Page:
This is one of my favorite annual reports, one that should be closely read by representatives of every government. Color me naive but I believe that happiness is, after all, one of the primary purposes of government. Keep in mind that this 172 pp. report is not only about “happiness,” as in “do you feel happy, dear citizen?” but rather about various indicators of quality of life in each country that form the basis for a happy and fulfilled life.
As the report notes, “the equation explains national average life evaluations in terms of six key variables: GDP
per capita, social support, healthy life expectancy, freedom to make life choices, generosity, and freedom from corruption. Taken together, these six variables explain almost three-quarters of the variation in national annual average ladder scores among countries, using data from the years 2005 to 2014.”
In this year’s World Happiness Report, published by the United Nations Sustainable Development Solutions Network, Switzerland is the happiest country in the world. The USA ranked 15th while Vietnam took the 75th position. The countries in bold are among the top 20 countries that host Vietnamese students. (Australia is currently #2 after the US.) Their “happiness” is another selling point for those countries.
7: The Netherlands
9: New Zealand
Other Asian countries in the same league of “happiness” as Vietnam in terms of how this report measures it include Hong Kong (72), Indonesia (74) and China (84).
I would argue that less attention should be given to GDP per capita. (It uses Purchasing Power Parity, or PPP, adjusted to constant 2011 international dollars, taken from the World Development Indicators released by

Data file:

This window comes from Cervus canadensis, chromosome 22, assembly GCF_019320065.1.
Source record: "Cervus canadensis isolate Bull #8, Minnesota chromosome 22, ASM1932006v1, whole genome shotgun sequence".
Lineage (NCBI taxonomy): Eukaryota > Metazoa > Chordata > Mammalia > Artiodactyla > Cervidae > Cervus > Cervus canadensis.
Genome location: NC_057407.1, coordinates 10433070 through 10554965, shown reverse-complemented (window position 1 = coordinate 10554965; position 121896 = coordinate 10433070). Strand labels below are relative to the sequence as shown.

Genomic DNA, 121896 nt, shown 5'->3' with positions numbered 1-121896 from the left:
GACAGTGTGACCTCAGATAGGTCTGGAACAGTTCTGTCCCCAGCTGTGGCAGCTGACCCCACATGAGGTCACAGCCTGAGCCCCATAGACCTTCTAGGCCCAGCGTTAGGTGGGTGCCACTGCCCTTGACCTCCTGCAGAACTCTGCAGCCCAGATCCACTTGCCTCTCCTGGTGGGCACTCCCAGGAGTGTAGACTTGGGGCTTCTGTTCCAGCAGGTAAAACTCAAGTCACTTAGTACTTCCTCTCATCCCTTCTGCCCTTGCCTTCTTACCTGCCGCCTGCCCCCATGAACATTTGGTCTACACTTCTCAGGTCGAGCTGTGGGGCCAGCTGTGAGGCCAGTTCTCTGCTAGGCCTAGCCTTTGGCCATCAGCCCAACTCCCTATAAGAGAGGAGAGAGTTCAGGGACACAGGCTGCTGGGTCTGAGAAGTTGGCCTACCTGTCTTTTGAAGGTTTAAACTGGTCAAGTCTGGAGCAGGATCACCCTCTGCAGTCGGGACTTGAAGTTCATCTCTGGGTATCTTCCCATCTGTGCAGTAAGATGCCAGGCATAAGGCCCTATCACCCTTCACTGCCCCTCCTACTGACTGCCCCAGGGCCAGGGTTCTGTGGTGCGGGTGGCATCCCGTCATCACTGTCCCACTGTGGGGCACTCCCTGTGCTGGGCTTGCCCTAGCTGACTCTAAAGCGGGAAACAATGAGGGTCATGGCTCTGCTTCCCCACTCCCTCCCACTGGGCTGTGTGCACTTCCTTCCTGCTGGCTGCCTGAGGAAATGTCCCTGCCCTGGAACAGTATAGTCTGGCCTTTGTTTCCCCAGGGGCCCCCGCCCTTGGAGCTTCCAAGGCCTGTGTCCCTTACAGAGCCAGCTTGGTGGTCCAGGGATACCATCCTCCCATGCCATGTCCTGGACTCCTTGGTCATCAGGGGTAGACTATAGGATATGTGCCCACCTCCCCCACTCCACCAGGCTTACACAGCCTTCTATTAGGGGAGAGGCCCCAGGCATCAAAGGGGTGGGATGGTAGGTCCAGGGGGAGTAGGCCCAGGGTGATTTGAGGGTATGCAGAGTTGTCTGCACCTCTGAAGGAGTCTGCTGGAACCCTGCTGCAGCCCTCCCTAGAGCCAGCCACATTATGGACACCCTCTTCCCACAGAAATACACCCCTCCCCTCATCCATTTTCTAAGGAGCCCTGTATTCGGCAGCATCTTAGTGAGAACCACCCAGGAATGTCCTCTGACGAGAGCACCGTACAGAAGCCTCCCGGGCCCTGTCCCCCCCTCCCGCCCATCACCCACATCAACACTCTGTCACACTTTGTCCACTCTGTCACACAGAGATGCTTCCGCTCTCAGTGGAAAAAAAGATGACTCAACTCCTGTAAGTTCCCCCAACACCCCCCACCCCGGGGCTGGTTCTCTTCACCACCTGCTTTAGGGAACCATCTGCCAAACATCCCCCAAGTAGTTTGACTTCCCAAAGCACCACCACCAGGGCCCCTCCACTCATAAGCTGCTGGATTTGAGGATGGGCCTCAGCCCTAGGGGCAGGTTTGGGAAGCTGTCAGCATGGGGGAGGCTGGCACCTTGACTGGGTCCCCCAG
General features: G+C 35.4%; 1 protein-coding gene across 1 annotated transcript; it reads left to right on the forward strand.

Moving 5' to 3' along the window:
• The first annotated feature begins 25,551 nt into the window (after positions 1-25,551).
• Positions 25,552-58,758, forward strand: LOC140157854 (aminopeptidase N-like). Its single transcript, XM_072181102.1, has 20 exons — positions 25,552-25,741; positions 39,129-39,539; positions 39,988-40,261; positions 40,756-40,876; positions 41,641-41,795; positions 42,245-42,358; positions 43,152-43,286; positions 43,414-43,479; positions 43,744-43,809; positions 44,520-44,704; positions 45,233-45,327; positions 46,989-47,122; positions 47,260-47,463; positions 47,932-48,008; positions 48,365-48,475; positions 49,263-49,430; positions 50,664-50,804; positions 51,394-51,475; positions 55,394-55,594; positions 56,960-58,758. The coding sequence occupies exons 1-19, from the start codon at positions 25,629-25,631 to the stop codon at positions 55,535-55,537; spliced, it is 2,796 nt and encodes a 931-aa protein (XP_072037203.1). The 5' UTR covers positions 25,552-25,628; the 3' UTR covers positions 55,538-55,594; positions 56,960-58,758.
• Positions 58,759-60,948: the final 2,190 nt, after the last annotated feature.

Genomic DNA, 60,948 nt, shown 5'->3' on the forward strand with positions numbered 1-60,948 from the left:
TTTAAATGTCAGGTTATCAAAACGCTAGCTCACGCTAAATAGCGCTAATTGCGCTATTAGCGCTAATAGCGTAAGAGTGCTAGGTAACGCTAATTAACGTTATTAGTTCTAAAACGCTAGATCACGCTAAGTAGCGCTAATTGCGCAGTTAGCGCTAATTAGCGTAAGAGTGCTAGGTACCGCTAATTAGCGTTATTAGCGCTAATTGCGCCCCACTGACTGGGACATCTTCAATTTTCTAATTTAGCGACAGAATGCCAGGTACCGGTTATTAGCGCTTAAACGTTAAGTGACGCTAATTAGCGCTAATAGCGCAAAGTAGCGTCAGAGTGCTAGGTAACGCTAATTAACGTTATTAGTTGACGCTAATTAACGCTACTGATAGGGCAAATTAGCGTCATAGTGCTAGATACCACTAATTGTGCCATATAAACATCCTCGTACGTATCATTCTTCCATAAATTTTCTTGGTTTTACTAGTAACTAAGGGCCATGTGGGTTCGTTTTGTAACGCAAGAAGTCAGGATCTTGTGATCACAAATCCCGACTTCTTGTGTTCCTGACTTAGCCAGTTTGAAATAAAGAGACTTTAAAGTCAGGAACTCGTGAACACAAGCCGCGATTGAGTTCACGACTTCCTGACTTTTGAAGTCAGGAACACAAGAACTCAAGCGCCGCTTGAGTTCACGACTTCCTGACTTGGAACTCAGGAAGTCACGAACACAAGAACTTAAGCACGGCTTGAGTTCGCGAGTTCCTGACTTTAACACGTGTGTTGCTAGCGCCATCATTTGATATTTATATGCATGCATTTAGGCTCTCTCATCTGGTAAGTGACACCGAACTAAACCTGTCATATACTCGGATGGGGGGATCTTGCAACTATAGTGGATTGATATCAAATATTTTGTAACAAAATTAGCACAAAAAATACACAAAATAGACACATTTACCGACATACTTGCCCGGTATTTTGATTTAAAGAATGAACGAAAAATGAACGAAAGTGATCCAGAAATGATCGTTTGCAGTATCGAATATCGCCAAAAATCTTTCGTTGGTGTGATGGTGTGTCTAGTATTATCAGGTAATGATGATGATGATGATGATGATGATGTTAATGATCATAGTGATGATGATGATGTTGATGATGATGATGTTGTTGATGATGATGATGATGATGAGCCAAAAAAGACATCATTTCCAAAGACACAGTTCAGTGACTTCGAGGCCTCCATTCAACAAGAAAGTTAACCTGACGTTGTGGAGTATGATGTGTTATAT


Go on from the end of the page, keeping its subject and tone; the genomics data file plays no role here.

the World Bank in November 2014.) GDP PCI is, after all, a very general measurement of a country’s economic progress. One obvious case in point is the US, where economic inequality is of historic proportions and there is much talk about the death of the American Dream, such as it was.
Speaking of which, in case you still believe a socio-economic US American Santa Claus, read these two articles for a reality check:
American Dream? Or Mirage? (1.5.15, NY Times)
The American Dream Is Dead — And These 6 Charts Prove It (28.4.15, Policy.Mic)
For those of us who work in the field of education the report’s “money chapter” is Chapter 8: Investing in Social Capital. Here are some excerpts from the introduction:
Well-being depends heavily on the pro-social behavior of members of the society. Pro-sociality involves individuals making decisions for the common good that may conflict with short-run egoistic incentives. Economic and social life is rife with ‘social dilemmas,” in which the common good and individual incentives may conflict. In such cases, pro-social behavior – including honesty, benevolence, cooperation, and trustworthiness – is key to achieving the best outcome for society.
Societies with a high level of social capital – meaning generalized trust, good governance, and mutual support by individuals within the society – are conducive to pro-social behavior.
The pressing policy question is therefore how societies with low social capital riven by distrust and dishonesty, can invest in social capital. The chapter discusses various pathways to higher social capital, including education, moral instruction, professional codes of conducts, public opprobrium towards violators of the public trust, and public policies to narrow inequalities in the various supports for well-being, income, health and social connections. (My italics.) This is important because social and economic equality is associated with higher levels of social capital and generalized trust.
Now think of these issues as they apply to Vietnam and the US, a bundle of contradictions worthy of their own research study, or at least another blog post to lay a very general foundation.